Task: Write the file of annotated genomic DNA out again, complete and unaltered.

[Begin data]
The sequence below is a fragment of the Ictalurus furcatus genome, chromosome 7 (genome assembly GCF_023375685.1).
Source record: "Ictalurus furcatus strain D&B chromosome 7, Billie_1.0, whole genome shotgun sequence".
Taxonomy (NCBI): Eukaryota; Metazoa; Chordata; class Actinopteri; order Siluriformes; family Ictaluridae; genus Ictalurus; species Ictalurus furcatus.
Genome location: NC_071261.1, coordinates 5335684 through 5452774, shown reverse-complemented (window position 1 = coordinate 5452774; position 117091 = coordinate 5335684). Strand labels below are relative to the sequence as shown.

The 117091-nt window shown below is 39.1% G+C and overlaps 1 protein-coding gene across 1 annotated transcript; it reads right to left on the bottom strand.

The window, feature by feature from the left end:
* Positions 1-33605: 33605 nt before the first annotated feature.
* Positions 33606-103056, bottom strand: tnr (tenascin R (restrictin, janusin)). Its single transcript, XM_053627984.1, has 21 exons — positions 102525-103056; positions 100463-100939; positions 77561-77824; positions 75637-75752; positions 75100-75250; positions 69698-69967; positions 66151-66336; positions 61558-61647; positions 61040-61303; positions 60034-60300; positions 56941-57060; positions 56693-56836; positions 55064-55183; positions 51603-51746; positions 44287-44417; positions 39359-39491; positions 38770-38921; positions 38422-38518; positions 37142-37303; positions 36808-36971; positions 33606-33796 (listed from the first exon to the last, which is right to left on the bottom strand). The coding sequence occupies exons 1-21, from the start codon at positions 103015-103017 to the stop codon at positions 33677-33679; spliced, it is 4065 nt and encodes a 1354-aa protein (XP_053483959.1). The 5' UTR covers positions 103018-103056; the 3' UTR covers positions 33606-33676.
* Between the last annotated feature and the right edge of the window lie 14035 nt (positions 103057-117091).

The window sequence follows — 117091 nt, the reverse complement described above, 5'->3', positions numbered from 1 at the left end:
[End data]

The sequence below is a fragment of the Ictalurus furcatus genome, chromosome 7 (genome assembly GCF_023375685.1).
Source record: "Ictalurus furcatus strain D&B chromosome 7, Billie_1.0, whole genome shotgun sequence".
Taxonomy (NCBI): Eukaryota; Metazoa; Chordata; class Actinopteri; order Siluriformes; family Ictaluridae; genus Ictalurus; species Ictalurus furcatus.
Genome location: NC_071261.1, coordinates 5335684 through 5452774, shown reverse-complemented (window position 1 = coordinate 5452774; position 117091 = coordinate 5335684). Strand labels below are relative to the sequence as shown.

The 117091-nt window shown below is 39.1% G+C and overlaps 1 protein-coding gene across 1 annotated transcript; it reads right to left on the bottom strand.

The window, feature by feature from the left end:
* Positions 1-33605: 33605 nt before the first annotated feature.
* Positions 33606-103056, bottom strand: tnr (tenascin R (restrictin, janusin)). Its single transcript, XM_053627984.1, has 21 exons — positions 102525-103056; positions 100463-100939; positions 77561-77824; positions 75637-75752; positions 75100-75250; positions 69698-69967; positions 66151-66336; positions 61558-61647; positions 61040-61303; positions 60034-60300; positions 56941-57060; positions 56693-56836; positions 55064-55183; positions 51603-51746; positions 44287-44417; positions 39359-39491; positions 38770-38921; positions 38422-38518; positions 37142-37303; positions 36808-36971; positions 33606-33796 (listed from the first exon to the last, which is right to left on the bottom strand). The coding sequence occupies exons 1-21, from the start codon at positions 103015-103017 to the stop codon at positions 33677-33679; spliced, it is 4065 nt and encodes a 1354-aa protein (XP_053483959.1). The 5' UTR covers positions 103018-103056; the 3' UTR covers positions 33606-33676.
* Between the last annotated feature and the right edge of the window lie 14035 nt (positions 103057-117091).

The window sequence follows — 117091 nt, the reverse complement described above, 5'->3', positions numbered from 1 at the left end: